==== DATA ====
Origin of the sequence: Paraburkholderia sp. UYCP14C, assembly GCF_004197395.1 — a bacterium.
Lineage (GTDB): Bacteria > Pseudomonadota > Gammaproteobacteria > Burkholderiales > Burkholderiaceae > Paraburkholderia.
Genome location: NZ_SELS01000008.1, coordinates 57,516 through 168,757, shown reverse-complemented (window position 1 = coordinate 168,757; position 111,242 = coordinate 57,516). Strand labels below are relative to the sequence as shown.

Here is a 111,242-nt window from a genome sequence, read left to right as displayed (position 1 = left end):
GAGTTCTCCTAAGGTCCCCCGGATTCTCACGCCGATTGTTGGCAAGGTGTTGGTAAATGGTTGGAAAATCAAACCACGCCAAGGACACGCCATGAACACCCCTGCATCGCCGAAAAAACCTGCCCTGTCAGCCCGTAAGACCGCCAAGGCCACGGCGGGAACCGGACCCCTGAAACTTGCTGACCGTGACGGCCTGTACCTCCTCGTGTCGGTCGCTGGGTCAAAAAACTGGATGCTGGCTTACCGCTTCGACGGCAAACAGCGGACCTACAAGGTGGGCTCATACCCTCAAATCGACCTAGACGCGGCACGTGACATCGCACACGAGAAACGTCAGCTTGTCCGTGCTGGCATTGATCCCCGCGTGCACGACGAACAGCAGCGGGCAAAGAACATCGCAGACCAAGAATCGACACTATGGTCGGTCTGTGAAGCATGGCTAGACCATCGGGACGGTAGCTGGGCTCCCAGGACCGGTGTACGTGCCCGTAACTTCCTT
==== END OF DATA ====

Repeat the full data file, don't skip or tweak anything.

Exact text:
Origin of the sequence: Paraburkholderia sp. UYCP14C, assembly GCF_004197395.1 — a bacterium.
Lineage (GTDB): Bacteria > Pseudomonadota > Gammaproteobacteria > Burkholderiales > Burkholderiaceae > Paraburkholderia.
Genome location: NZ_SELS01000008.1, coordinates 57,516 through 168,757, shown reverse-complemented (window position 1 = coordinate 168,757; position 111,242 = coordinate 57,516). Strand labels below are relative to the sequence as shown.

Here is a 111,242-nt window from a genome sequence, read left to right as displayed (position 1 = left end):
GAGTTCTCCTAAGGTCCCCCGGATTCTCACGCCGATTGTTGGCAAGGTGTTGGTAAATGGTTGGAAAATCAAACCACGCCAAGGACACGCCATGAACACCCCTGCATCGCCGAAAAAACCTGCCCTGTCAGCCCGTAAGACCGCCAAGGCCACGGCGGGAACCGGACCCCTGAAACTTGCTGACCGTGACGGCCTGTACCTCCTCGTGTCGGTCGCTGGGTCAAAAAACTGGATGCTGGCTTACCGCTTCGACGGCAAACAGCGGACCTACAAGGTGGGCTCATACCCTCAAATCGACCTAGACGCGGCACGTGACATCGCACACGAGAAACGTCAGCTTGTCCGTGCTGGCATTGATCCCCGCGTGCACGACGAACAGCAGCGGGCAAAGAACATCGCAGACCAAGAATCGACACTATGGTCGGTCTGTGAAGCATGGCTAGACCATCGGGACGGTAGCTGGGCTCCCAGGACCGGTGTACGTGCCCGTAACTTCCTT